Living foods in the right combinations are the very best medicine. Well, that, combined with movement, meditation, laughter and lots of good healthy loving, of course. Food is the key to vedic healing, though, food and medicinal herbs and spices.  The food guides as we know them today have more to do with commercial interests than they do with health and well being.  A real food pyramid is green on the bottom and it doesn't include growth hormones, pesticides, or genetically modified ingredients.  If children spend ten thousand hours witnessing healthy lifestyles as a response to sickness and disease, they won't be so quick to pop a pill when life gets uncomfortable.

As a race, the way we care for ourselves and our planet is shocking.  It's horrifying, even, once you notice the enormity of our mistakes.  Did Lance use banned substances?  I wasn't there so I can't say, but it surely appears that way.  Was he singularly to blame for systemic doping across the board?  C'mon.  Maybe he had the time, talent and opportunity to be at the front of the team which did the best job of doping, and maybe he was the man who benefited most from an institutionalized policy of looking the other way, but he would have had to have been a bona fide super hero to be wholly responsible for that whole mess.

On Wednesday, Big Johnny on Dirty Cyclist said:

Then seizing him, they led him away and took him into the house of the high priest…

I got a text message this morning that read, “Today is the crucifixion of Cancer Jesus.”

It does seem a bit like he has been offered up on the alter of sacrifice to our drug-addled, highly hypocritical ways. Cheating in sport is as old as sport itself, as we offer enormous reward to our winning heroes.  To the victor go the spoils, and all that.  The science of sports medicine is so advanced, so evolved, that it takes a real world class team to pull off the kind of organised doping that was occurring in cycling at that time, and surely at this moment, there is another team, either in this sport, or in another, which is working hard on the latest, greatest new way to win.  I'm waiting on genetically modified athletes, myself.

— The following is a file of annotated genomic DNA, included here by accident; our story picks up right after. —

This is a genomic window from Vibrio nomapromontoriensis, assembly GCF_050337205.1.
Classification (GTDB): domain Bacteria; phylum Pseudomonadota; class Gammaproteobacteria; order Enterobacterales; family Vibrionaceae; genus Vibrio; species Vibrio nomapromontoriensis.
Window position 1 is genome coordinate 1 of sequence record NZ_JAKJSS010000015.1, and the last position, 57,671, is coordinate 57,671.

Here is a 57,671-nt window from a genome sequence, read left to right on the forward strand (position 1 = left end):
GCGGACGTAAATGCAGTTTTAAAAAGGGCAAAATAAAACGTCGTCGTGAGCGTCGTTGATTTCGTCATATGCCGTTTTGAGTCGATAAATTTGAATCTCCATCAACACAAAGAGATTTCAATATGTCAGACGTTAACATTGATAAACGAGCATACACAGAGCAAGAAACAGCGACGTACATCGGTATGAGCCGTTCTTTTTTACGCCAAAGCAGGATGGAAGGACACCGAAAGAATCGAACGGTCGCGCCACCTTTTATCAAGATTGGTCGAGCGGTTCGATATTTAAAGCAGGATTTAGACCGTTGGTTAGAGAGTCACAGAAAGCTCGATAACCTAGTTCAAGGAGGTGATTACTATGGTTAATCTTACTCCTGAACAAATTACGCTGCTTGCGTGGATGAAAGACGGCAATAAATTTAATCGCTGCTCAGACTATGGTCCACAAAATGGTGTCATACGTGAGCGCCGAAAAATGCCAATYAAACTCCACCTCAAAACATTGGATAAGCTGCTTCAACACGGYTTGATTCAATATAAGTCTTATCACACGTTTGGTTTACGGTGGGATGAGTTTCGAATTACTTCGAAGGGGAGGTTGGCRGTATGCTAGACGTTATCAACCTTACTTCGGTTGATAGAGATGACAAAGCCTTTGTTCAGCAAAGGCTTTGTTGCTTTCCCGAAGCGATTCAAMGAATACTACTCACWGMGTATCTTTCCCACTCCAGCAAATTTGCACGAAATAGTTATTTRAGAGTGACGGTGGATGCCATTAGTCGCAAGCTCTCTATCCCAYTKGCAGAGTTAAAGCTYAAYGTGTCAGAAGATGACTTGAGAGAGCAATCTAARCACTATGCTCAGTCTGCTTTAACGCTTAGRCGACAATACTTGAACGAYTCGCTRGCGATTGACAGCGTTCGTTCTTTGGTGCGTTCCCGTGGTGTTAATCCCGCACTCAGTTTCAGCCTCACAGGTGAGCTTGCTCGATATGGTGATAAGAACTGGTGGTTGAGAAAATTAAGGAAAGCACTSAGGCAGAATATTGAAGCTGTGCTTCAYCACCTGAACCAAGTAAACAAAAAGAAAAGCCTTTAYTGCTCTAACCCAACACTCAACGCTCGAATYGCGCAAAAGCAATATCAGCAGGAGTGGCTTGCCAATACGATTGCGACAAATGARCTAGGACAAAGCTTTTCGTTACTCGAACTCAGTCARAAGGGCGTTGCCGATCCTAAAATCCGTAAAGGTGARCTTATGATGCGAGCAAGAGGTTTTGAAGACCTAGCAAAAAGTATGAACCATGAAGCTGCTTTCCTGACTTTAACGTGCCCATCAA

All we have is time, and all we ever do is spend it. How we spend it says everything about who we are.   (You know how I spend mine!) In the end Lance Armstrong is the one who has to live with his choices, just as I have to live with mine. And what of the children?  What of the future of sport, and the future of humanity itself? For the children, it's time we got honest with ourselves.  Lance was a product of his time, just as our children will be the product of theirs.  What we model now, the things we teach them, and the world we create for them will be a reflection of the kinds of attitudes we hold today.

Which is a little frightening...

I can accept that drugs are a part of the modern world, though I am careful which ones I indulge in these days.  I would like to be known as the pusher of the greatest drug known to man, and that's the real reason I write this.  Oxytocin.  The love drug.  It's a hormone that's responsible for the romantic attachment between couples, for sexual arousal and emotional bonding between sexual partners and even between for bonding between pets and their owners, and it's the one chemical which will truly make this world a better place. Hug your kid. Cuddle the cat.  Make love to your spouse and this world will actually be be a better place.